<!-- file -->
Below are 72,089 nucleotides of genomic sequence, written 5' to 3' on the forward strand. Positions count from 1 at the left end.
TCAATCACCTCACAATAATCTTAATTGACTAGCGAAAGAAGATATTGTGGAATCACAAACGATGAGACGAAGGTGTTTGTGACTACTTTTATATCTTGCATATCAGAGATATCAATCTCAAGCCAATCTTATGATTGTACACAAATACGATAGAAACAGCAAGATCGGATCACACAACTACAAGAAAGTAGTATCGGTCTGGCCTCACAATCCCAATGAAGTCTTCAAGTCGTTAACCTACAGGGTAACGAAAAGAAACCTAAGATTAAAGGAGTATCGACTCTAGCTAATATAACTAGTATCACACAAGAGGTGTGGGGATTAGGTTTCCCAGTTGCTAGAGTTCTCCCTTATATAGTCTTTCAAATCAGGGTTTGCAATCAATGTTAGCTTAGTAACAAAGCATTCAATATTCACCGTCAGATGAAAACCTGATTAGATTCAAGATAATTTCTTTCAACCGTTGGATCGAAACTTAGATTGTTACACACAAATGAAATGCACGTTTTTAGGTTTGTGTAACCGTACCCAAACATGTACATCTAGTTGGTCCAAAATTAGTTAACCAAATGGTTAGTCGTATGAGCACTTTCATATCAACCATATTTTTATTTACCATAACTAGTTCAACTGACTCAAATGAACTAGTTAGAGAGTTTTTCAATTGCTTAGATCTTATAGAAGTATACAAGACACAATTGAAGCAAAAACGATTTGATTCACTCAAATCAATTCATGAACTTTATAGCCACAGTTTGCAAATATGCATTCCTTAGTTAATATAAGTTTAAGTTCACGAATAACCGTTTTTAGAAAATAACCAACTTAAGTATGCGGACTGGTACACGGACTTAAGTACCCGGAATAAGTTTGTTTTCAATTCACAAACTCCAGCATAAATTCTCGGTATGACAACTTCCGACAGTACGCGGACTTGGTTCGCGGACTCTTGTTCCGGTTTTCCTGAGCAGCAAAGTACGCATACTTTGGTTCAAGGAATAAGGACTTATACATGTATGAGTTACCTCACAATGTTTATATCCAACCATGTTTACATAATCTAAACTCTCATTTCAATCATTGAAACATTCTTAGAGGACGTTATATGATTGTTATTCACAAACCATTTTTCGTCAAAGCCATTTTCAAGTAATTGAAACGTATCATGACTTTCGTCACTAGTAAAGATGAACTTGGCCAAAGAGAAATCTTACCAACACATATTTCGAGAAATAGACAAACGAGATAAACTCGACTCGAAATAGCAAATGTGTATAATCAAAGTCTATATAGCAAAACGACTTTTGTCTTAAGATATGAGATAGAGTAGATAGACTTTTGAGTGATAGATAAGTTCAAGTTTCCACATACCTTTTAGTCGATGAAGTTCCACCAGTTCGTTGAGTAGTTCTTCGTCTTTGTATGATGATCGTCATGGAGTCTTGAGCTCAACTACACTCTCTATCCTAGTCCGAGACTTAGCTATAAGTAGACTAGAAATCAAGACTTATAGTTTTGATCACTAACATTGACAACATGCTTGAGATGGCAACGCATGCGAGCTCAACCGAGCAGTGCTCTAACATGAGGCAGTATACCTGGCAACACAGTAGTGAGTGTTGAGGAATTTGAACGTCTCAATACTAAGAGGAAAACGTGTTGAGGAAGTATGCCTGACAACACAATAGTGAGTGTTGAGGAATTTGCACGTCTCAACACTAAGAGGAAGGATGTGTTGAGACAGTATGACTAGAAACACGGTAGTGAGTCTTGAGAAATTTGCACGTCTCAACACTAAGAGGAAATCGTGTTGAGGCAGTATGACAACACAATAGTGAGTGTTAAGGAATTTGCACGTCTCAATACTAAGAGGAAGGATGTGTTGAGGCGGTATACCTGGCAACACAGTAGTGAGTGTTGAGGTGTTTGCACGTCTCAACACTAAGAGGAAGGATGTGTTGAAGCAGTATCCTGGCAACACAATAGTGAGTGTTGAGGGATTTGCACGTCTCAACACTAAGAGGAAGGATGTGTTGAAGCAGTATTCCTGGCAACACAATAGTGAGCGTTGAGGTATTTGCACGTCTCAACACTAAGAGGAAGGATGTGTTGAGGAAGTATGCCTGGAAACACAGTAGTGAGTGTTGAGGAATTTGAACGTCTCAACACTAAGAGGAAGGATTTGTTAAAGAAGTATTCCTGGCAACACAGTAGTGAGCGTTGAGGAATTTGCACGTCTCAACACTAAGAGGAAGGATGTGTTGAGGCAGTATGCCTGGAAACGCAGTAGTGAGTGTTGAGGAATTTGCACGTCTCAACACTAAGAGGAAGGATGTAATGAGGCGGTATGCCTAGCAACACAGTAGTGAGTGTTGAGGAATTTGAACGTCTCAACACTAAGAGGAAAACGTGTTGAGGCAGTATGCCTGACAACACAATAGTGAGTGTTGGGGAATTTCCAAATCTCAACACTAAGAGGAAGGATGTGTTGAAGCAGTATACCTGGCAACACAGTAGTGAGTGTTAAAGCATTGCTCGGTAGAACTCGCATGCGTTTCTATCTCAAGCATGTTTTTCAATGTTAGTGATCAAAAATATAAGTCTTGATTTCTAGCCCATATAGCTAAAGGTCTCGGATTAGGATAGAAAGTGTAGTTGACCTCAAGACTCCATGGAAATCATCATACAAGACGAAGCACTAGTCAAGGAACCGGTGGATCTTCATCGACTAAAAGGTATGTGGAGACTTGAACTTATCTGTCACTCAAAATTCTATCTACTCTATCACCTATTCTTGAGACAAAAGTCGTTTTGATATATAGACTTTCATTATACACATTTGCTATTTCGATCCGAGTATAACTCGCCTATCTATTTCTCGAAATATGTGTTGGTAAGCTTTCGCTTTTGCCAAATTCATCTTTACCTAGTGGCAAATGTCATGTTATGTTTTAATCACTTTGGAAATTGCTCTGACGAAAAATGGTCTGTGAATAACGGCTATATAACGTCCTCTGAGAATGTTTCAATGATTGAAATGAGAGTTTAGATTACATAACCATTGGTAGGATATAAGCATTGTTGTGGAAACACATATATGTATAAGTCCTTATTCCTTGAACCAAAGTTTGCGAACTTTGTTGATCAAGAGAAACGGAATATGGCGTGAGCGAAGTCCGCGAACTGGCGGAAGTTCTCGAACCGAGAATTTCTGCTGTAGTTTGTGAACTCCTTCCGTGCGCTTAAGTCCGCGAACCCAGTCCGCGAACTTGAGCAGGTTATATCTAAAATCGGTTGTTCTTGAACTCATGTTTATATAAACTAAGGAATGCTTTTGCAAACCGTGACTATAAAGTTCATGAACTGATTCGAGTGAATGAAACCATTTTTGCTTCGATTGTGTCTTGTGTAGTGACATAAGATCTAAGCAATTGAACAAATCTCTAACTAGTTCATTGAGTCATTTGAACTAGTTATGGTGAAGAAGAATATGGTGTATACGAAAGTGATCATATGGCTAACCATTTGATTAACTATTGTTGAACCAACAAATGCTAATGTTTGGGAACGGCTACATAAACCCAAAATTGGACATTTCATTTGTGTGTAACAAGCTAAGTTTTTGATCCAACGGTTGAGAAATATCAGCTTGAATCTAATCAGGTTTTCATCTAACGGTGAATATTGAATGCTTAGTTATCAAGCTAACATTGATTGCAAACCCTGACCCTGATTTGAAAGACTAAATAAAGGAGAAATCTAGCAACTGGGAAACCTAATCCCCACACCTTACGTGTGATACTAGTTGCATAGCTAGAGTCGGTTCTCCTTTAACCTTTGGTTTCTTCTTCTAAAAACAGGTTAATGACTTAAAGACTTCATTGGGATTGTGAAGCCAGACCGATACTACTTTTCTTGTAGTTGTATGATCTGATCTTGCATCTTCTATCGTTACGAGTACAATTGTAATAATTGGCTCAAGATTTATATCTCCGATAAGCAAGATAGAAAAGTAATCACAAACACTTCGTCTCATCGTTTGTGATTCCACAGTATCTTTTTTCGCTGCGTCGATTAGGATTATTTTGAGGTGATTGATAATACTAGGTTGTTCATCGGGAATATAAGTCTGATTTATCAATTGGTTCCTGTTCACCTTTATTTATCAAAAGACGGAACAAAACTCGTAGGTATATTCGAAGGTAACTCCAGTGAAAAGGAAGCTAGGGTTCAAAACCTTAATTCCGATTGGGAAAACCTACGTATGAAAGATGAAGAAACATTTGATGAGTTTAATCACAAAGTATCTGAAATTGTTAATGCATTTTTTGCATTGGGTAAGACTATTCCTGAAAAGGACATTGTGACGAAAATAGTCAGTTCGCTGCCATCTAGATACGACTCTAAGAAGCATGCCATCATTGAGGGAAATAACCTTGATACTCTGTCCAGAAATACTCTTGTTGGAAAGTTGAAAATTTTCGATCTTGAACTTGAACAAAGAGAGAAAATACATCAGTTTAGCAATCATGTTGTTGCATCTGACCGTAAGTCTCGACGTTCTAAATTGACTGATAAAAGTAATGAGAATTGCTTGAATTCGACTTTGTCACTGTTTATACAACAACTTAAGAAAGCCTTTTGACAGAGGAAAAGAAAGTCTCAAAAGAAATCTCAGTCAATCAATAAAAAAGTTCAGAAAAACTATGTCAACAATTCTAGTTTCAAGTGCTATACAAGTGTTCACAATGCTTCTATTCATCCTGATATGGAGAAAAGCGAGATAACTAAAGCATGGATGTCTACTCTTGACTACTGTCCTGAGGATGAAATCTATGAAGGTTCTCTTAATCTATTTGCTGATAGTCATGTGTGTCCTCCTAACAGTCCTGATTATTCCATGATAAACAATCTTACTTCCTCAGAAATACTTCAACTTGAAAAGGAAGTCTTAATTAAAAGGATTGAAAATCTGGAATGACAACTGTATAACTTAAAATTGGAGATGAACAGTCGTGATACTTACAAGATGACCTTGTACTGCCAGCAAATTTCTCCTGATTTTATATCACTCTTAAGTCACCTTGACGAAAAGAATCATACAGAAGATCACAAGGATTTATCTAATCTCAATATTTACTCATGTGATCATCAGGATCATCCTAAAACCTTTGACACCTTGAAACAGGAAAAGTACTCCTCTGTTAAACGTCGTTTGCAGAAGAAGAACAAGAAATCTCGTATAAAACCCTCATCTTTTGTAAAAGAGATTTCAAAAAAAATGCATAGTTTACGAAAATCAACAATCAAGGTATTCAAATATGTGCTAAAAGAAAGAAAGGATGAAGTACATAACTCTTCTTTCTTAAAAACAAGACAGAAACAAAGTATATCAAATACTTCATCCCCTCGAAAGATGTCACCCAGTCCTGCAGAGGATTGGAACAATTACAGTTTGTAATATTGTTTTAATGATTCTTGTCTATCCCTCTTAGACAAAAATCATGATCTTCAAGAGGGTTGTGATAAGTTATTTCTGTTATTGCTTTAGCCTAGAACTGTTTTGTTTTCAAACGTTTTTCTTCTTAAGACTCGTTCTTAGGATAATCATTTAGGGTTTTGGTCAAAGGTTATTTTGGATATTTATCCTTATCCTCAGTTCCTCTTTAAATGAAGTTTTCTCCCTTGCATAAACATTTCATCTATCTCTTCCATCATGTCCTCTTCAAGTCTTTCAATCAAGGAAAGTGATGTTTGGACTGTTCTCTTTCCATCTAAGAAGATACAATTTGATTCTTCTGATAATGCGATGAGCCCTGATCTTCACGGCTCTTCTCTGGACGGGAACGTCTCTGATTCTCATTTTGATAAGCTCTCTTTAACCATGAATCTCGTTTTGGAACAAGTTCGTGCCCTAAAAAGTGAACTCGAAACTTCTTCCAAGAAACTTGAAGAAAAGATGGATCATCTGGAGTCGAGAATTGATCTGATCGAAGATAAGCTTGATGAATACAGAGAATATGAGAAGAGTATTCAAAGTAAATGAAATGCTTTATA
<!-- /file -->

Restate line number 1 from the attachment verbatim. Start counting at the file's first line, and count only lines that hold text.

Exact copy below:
Below are 72,089 nucleotides of genomic sequence, written 5' to 3' on the forward strand. Positions count from 1 at the left end.